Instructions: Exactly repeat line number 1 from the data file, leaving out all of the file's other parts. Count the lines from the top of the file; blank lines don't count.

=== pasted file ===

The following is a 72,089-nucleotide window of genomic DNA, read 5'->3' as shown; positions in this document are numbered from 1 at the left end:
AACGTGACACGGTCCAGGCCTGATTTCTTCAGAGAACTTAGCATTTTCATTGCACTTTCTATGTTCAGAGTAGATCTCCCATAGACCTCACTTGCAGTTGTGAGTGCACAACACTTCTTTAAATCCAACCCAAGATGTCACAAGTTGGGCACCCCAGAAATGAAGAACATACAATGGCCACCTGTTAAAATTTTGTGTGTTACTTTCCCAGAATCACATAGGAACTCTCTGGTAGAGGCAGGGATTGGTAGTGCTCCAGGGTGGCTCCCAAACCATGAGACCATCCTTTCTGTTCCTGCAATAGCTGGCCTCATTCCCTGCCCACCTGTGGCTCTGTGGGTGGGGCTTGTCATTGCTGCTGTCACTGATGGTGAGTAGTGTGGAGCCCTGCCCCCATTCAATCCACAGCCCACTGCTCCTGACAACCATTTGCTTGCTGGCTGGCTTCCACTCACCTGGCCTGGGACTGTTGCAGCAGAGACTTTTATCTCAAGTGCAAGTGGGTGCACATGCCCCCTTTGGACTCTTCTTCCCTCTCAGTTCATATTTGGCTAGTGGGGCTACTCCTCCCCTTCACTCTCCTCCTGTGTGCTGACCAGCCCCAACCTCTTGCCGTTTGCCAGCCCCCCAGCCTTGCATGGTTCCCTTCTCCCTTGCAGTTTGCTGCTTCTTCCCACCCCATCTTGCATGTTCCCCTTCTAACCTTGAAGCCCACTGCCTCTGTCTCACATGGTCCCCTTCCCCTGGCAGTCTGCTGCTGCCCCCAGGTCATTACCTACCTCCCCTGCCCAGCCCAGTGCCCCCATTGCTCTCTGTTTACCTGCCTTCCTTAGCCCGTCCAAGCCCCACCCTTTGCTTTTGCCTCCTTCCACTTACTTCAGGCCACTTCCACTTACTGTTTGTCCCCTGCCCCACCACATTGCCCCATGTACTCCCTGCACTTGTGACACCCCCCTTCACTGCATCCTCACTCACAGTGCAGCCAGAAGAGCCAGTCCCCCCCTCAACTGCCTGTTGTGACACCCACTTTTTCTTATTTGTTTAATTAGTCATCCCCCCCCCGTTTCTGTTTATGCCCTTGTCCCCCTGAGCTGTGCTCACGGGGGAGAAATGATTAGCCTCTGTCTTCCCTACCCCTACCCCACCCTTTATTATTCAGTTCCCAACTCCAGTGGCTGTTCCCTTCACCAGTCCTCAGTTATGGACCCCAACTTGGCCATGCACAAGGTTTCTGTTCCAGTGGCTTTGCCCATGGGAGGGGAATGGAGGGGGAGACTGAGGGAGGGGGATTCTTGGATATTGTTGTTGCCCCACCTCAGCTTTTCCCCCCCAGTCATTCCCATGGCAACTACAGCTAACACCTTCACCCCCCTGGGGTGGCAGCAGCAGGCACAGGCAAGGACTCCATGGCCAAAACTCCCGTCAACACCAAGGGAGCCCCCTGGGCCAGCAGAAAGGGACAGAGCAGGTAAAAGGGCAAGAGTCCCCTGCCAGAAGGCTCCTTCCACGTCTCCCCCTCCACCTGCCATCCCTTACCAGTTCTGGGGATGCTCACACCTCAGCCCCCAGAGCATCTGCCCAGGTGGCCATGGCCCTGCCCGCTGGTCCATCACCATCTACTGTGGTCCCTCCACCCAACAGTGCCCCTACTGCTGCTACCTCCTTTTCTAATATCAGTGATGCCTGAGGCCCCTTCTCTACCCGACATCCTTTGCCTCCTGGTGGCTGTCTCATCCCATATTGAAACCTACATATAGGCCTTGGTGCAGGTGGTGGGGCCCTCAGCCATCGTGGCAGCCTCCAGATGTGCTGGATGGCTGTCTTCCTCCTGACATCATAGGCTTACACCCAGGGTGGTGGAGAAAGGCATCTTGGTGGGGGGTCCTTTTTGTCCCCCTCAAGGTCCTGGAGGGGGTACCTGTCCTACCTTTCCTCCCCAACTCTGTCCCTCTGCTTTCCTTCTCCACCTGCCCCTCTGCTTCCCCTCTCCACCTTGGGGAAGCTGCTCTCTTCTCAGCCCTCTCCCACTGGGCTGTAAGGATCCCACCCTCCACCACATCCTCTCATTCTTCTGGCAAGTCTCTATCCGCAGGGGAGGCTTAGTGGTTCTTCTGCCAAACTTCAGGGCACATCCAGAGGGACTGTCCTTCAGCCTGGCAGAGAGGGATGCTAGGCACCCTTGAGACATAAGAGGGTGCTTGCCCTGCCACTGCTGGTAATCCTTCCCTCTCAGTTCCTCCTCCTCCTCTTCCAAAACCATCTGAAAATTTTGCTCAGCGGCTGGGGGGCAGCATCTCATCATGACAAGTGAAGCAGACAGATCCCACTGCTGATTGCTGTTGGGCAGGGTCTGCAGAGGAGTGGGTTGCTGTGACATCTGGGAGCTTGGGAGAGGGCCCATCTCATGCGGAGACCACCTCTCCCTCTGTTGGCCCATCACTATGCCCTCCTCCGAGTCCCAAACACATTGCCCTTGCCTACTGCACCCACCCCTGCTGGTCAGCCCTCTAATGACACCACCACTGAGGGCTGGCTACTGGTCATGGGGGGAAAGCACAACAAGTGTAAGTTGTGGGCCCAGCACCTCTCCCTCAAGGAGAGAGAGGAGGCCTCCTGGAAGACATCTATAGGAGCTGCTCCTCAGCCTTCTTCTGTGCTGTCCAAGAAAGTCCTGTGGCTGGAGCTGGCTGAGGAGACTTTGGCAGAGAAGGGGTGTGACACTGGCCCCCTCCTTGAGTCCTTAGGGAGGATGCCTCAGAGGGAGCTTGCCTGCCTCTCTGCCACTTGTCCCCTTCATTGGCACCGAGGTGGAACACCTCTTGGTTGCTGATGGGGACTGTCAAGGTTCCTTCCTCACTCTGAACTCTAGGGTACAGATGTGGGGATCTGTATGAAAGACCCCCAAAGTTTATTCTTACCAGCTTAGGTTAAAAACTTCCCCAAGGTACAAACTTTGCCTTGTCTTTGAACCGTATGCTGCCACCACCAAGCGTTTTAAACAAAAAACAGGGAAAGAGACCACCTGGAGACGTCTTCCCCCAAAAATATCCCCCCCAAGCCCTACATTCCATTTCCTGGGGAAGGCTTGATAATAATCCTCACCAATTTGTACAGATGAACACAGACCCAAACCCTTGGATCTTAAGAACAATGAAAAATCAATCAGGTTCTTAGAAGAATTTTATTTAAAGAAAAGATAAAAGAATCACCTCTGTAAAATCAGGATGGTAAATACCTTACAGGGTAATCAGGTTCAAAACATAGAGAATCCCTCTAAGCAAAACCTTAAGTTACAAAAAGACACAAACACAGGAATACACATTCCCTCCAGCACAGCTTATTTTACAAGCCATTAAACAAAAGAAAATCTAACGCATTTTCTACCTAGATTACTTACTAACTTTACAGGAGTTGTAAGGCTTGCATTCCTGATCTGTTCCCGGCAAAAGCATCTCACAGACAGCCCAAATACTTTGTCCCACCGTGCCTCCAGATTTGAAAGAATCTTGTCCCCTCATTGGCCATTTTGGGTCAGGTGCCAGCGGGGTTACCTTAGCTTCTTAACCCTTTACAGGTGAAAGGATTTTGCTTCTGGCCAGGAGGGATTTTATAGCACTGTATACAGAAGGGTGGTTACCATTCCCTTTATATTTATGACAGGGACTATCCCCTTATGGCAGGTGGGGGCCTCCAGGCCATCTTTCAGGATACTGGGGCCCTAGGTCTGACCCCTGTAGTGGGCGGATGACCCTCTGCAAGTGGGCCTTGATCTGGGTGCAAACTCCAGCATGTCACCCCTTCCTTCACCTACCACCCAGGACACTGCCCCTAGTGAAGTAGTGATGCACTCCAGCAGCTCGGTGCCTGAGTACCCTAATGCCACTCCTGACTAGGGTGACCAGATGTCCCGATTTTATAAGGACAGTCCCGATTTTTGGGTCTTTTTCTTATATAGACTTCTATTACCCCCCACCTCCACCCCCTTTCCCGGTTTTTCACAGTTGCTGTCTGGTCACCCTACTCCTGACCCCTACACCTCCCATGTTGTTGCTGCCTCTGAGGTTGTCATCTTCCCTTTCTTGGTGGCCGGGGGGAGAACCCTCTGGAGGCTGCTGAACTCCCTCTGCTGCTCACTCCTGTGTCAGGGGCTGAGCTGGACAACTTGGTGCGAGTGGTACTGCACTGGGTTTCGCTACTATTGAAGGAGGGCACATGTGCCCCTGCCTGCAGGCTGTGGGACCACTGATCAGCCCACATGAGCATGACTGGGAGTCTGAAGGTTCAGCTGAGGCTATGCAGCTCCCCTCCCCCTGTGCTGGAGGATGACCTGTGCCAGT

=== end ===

The following is a 72,089-nucleotide window of genomic DNA, read 5'->3' as shown; positions in this document are numbered from 1 at the left end: